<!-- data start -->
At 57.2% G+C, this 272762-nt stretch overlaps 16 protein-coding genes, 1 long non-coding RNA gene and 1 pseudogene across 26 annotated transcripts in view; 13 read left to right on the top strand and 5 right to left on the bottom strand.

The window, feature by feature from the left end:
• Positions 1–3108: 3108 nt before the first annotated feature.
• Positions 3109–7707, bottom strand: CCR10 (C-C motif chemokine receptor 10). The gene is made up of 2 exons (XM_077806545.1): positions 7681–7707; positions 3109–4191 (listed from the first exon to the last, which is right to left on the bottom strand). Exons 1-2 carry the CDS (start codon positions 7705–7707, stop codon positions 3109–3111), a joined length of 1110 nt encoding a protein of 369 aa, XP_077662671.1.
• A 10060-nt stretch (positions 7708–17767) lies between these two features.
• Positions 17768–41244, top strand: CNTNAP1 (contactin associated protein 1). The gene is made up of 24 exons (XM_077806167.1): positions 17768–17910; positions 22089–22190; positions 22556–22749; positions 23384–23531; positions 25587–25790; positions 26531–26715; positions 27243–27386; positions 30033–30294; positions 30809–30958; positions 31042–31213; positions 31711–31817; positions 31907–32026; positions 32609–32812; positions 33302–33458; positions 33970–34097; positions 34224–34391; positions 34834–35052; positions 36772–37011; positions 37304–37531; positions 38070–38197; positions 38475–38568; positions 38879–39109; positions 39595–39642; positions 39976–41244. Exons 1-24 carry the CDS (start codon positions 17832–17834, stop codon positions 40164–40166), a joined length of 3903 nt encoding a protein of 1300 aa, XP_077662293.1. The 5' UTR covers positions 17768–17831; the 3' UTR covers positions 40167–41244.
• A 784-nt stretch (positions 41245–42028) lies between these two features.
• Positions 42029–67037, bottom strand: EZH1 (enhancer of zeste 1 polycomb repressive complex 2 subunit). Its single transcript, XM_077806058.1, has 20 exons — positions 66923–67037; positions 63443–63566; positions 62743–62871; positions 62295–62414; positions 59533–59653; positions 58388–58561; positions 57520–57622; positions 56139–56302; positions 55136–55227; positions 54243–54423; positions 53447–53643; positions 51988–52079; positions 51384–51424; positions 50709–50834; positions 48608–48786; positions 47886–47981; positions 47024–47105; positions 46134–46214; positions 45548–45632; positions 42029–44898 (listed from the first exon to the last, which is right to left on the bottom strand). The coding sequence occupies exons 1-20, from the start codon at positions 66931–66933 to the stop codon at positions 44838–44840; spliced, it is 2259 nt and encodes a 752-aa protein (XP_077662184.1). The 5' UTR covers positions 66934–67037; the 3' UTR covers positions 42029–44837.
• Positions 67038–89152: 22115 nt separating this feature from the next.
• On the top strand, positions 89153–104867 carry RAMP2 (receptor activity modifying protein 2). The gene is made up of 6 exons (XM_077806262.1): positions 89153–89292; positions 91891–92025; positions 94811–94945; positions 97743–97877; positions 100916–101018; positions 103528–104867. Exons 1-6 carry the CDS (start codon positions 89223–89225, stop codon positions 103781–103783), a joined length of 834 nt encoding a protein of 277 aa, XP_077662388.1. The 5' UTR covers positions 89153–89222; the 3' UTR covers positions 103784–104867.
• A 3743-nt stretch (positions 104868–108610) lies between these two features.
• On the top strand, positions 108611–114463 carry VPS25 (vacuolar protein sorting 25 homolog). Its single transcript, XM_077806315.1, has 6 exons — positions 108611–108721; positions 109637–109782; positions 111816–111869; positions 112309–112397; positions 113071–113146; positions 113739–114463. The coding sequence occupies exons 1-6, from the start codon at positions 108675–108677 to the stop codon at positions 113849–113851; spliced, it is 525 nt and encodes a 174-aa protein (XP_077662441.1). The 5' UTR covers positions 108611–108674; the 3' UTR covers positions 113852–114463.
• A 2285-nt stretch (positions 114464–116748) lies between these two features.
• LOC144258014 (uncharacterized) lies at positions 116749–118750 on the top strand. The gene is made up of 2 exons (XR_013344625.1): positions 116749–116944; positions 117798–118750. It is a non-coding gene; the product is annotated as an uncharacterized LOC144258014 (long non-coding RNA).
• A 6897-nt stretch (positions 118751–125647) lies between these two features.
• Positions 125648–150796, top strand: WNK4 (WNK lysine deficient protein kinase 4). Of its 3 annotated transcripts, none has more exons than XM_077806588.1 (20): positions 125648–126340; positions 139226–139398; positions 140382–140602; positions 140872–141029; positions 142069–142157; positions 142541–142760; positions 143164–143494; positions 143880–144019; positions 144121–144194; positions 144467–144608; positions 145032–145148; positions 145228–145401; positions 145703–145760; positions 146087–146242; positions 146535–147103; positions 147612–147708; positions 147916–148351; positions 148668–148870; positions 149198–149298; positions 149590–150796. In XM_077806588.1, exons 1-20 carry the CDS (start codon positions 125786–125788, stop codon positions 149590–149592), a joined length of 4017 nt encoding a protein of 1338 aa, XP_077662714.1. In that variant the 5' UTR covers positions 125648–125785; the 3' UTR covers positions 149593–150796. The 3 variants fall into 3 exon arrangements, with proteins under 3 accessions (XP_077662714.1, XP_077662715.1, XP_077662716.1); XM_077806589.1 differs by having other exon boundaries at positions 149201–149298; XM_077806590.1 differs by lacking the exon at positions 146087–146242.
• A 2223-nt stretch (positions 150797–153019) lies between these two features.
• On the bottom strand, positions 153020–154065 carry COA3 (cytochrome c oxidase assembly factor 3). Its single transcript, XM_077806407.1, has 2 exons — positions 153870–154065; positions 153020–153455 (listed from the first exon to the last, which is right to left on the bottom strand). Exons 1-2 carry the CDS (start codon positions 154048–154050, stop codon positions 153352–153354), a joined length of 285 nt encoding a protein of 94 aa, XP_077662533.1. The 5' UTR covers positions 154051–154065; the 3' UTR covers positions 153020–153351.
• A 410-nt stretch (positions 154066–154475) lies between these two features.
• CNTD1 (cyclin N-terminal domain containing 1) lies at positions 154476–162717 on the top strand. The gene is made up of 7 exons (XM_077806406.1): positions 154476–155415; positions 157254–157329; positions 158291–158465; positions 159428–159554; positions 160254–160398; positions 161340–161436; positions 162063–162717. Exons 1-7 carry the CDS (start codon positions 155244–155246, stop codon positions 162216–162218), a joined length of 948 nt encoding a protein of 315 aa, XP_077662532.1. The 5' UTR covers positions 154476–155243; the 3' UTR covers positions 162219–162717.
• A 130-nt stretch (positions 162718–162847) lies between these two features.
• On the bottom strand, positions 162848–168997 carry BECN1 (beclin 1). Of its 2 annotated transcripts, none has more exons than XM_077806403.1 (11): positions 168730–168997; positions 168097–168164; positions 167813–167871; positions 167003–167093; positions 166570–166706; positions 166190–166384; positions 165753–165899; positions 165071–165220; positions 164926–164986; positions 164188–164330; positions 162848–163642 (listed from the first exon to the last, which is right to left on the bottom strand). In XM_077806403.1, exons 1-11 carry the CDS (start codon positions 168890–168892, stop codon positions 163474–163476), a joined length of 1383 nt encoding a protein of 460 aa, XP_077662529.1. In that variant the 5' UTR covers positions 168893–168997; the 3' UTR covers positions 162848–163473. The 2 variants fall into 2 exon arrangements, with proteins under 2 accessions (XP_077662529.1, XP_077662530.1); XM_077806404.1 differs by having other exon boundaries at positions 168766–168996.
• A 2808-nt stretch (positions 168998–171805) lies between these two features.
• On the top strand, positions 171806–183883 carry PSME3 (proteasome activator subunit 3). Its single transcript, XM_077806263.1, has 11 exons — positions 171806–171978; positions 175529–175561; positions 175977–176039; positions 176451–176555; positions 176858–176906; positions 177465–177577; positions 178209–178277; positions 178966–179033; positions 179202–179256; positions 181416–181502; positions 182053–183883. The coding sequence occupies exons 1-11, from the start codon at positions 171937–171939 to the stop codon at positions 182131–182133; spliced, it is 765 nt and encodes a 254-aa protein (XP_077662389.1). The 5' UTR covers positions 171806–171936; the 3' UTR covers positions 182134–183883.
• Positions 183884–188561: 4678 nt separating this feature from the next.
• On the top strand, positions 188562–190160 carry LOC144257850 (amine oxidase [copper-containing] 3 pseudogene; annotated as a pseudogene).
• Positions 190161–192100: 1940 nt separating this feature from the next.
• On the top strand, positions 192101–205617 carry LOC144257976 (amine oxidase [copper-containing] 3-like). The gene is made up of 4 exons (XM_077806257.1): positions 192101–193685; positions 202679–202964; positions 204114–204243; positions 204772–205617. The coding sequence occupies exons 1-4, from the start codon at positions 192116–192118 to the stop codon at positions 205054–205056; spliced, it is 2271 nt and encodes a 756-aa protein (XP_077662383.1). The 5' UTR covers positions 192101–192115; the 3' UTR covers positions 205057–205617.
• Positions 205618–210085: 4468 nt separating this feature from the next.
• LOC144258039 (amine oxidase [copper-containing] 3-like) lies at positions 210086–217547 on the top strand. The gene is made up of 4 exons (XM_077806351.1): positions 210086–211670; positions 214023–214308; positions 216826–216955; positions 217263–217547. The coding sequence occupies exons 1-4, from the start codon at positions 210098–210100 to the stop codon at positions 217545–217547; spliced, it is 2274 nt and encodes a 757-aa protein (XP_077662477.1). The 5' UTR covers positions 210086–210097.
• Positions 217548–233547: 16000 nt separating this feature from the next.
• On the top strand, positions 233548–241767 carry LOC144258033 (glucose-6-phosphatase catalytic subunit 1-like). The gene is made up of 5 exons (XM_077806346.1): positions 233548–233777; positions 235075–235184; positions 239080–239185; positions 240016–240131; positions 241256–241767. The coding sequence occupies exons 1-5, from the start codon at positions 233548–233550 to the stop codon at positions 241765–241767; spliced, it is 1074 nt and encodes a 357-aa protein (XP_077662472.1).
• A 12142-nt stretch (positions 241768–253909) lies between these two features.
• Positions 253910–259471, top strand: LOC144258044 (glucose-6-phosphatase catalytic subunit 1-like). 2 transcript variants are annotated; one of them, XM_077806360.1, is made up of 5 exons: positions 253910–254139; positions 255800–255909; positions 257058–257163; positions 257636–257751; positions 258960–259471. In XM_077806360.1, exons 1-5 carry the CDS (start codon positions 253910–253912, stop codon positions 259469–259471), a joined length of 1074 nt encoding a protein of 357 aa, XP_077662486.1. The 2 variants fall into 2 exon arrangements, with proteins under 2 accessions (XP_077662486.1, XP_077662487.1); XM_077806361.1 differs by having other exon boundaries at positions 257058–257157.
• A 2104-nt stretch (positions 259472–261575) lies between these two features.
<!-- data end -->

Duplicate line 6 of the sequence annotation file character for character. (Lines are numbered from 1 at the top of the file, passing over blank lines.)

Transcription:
• Positions 17768–41244, top strand: CNTNAP1 (contactin associated protein 1). The gene is made up of 24 exons (XM_077806167.1): positions 17768–17910; positions 22089–22190; positions 22556–22749; positions 23384–23531; positions 25587–25790; positions 26531–26715; positions 27243–27386; positions 30033–30294; positions 30809–30958; positions 31042–31213; positions 31711–31817; positions 31907–32026; positions 32609–32812; positions 33302–33458; positions 33970–34097; positions 34224–34391; positions 34834–35052; positions 36772–37011; positions 37304–37531; positions 38070–38197; positions 38475–38568; positions 38879–39109; positions 39595–39642; positions 39976–41244. Exons 1-24 carry the CDS (start codon positions 17832–17834, stop codon positions 40164–40166), a joined length of 3903 nt encoding a protein of 1300 aa, XP_077662293.1. The 5' UTR covers positions 17768–17831; the 3' UTR covers positions 40167–41244.